Palm Oil Price Fell in Q1-2018, Uncertain Impact of Trade War
The crude palm oil (CPO) price weakened 3.85 percent to 2,425 Malaysian ringgit per metric ton in the first quarter of 2018. Key reason behind this decline is increased CPO output in Indonesia and Malaysia, the world's two top palm oil producers that - together - account for around 85 percent of total global CPO production.
Foreign exchange trading company Garuda Berjangka said pressures on the CPO price have also increased after the European Union (EU) proposed - earlier this year - to ban the use of palm oil in biofuel from 2021 in an effort to meet the block's broader climate goals.
Meanwhile, the decision of India, the world's biggest palm oil consumer, to raise palm oil import taxes by a significant margin has also negatively affected export prospects and prices.
Lastly, the global market is being plagued by concerns over a rising trade war between China and the United States. Although palm oil is not affected by the looming trade war in a direct manner, rising uncertainty does make stakeholders avoid palm oil, Garuda Berjangka said. Considering concerns about the trade war makes the US dollar stronger, palm oil should actually become more competitive (as the Malaysian ringgit weakens). But in reality the CPO price has been declining.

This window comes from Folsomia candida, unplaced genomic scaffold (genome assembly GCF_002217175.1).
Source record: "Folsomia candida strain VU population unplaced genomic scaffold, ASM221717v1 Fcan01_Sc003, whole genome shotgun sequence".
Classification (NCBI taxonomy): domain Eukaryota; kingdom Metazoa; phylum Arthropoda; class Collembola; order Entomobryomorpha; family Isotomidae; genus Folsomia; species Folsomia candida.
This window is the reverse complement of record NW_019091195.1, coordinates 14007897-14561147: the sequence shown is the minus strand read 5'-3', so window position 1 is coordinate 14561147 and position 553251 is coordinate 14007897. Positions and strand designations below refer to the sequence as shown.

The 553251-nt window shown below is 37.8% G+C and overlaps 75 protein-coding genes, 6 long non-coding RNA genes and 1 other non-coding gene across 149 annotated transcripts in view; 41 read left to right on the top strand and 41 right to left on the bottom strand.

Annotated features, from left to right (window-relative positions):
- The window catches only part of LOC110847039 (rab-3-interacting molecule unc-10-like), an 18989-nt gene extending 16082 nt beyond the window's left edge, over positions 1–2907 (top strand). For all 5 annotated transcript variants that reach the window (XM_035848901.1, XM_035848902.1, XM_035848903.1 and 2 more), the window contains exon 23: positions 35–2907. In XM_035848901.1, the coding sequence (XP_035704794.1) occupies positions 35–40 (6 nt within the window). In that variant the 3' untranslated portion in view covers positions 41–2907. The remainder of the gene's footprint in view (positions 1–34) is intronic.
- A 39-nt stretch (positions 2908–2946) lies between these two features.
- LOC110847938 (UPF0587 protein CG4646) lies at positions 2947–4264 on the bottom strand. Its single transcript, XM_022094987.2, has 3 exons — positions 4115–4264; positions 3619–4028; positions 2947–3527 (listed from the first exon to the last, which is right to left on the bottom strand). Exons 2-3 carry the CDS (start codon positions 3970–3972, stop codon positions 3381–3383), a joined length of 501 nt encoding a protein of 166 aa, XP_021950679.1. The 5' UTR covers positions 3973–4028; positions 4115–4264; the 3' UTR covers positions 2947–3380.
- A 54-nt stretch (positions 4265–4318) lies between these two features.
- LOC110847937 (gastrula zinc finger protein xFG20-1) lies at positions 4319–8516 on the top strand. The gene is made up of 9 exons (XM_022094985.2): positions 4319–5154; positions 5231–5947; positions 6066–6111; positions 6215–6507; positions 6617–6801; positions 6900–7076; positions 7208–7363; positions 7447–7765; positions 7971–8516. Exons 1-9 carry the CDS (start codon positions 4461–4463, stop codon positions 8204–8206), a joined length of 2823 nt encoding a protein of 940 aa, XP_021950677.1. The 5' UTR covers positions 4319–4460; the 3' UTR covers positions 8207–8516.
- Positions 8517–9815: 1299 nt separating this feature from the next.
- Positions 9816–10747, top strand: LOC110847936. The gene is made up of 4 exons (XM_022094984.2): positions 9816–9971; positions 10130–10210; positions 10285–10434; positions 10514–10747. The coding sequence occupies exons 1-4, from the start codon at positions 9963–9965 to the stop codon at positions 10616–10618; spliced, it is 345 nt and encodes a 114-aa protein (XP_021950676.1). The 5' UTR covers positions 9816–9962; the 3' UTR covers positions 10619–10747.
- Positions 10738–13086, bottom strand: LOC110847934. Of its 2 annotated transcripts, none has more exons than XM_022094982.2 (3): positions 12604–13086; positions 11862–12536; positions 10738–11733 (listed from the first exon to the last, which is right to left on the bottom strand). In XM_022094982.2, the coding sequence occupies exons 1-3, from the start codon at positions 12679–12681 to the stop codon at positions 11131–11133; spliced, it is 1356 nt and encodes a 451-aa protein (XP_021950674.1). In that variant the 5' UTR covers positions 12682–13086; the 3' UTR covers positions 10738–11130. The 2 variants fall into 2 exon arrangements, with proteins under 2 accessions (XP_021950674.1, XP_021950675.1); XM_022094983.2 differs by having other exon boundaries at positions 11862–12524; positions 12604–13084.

In the second quarter of 2018 the CPO price is expected to have room to rise as palm oil demand should grow ahead of the Ramadan, Idul Fitri celebrations as well as national celebrations in India. Meanwhile, CPO production traditionally eases in the April-May period, hence positively affecting prices.
However, on the long term CPO prices will remain under pressure as China, the second-biggest palm oil consumer after India, wants to shift from palm oil consumption to soybean oil. Still, the looming trade war could actually have a positive impact on palm oil. A large chunk of soybean oil is imported into China from the USA. If import tariffs would make it less attractive for China to import US soybean oil, China may decide to keep importing palm oil from Southeast Asia.
A rising palm oil price is crucial for the performance of Indonesia's palm oil companies. It is estimated that for each 10 percent rise in the CPO price, palm oil companies' net profit rise by up to 30 percent.
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